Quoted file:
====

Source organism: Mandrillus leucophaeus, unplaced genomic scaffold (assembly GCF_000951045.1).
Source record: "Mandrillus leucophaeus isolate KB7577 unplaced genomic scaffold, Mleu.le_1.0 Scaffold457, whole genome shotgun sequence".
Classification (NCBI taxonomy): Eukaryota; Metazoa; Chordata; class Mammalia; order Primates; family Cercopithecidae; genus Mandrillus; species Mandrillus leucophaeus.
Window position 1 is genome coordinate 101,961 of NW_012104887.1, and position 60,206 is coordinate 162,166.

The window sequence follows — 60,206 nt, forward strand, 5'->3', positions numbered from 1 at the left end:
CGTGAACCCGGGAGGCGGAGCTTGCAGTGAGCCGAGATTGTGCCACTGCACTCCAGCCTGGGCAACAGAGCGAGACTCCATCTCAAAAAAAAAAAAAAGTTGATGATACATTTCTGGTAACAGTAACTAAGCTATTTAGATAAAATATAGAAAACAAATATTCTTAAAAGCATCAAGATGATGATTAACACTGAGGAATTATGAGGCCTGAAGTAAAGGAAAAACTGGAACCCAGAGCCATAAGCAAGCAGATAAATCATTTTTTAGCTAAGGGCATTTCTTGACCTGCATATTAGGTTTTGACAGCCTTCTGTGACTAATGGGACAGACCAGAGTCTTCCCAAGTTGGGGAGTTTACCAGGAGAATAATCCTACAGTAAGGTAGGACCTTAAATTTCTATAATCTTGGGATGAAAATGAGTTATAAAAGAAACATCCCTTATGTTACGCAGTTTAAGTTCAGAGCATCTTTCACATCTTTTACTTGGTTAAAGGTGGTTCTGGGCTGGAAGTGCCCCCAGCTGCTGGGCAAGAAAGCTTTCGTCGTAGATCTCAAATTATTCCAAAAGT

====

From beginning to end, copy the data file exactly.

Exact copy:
Source organism: Mandrillus leucophaeus, unplaced genomic scaffold (assembly GCF_000951045.1).
Source record: "Mandrillus leucophaeus isolate KB7577 unplaced genomic scaffold, Mleu.le_1.0 Scaffold457, whole genome shotgun sequence".
Classification (NCBI taxonomy): Eukaryota; Metazoa; Chordata; class Mammalia; order Primates; family Cercopithecidae; genus Mandrillus; species Mandrillus leucophaeus.
Window position 1 is genome coordinate 101,961 of NW_012104887.1, and position 60,206 is coordinate 162,166.

The window sequence follows — 60,206 nt, forward strand, 5'->3', positions numbered from 1 at the left end:
CGTGAACCCGGGAGGCGGAGCTTGCAGTGAGCCGAGATTGTGCCACTGCACTCCAGCCTGGGCAACAGAGCGAGACTCCATCTCAAAAAAAAAAAAAAGTTGATGATACATTTCTGGTAACAGTAACTAAGCTATTTAGATAAAATATAGAAAACAAATATTCTTAAAAGCATCAAGATGATGATTAACACTGAGGAATTATGAGGCCTGAAGTAAAGGAAAAACTGGAACCCAGAGCCATAAGCAAGCAGATAAATCATTTTTTAGCTAAGGGCATTTCTTGACCTGCATATTAGGTTTTGACAGCCTTCTGTGACTAATGGGACAGACCAGAGTCTTCCCAAGTTGGGGAGTTTACCAGGAGAATAATCCTACAGTAAGGTAGGACCTTAAATTTCTATAATCTTGGGATGAAAATGAGTTATAAAAGAAACATCCCTTATGTTACGCAGTTTAAGTTCAGAGCATCTTTCACATCTTTTACTTGGTTAAAGGTGGTTCTGGGCTGGAAGTGCCCCCAGCTGCTGGGCAAGAAAGCTTTCGTCGTAGATCTCAAATTATTCCAAAAGT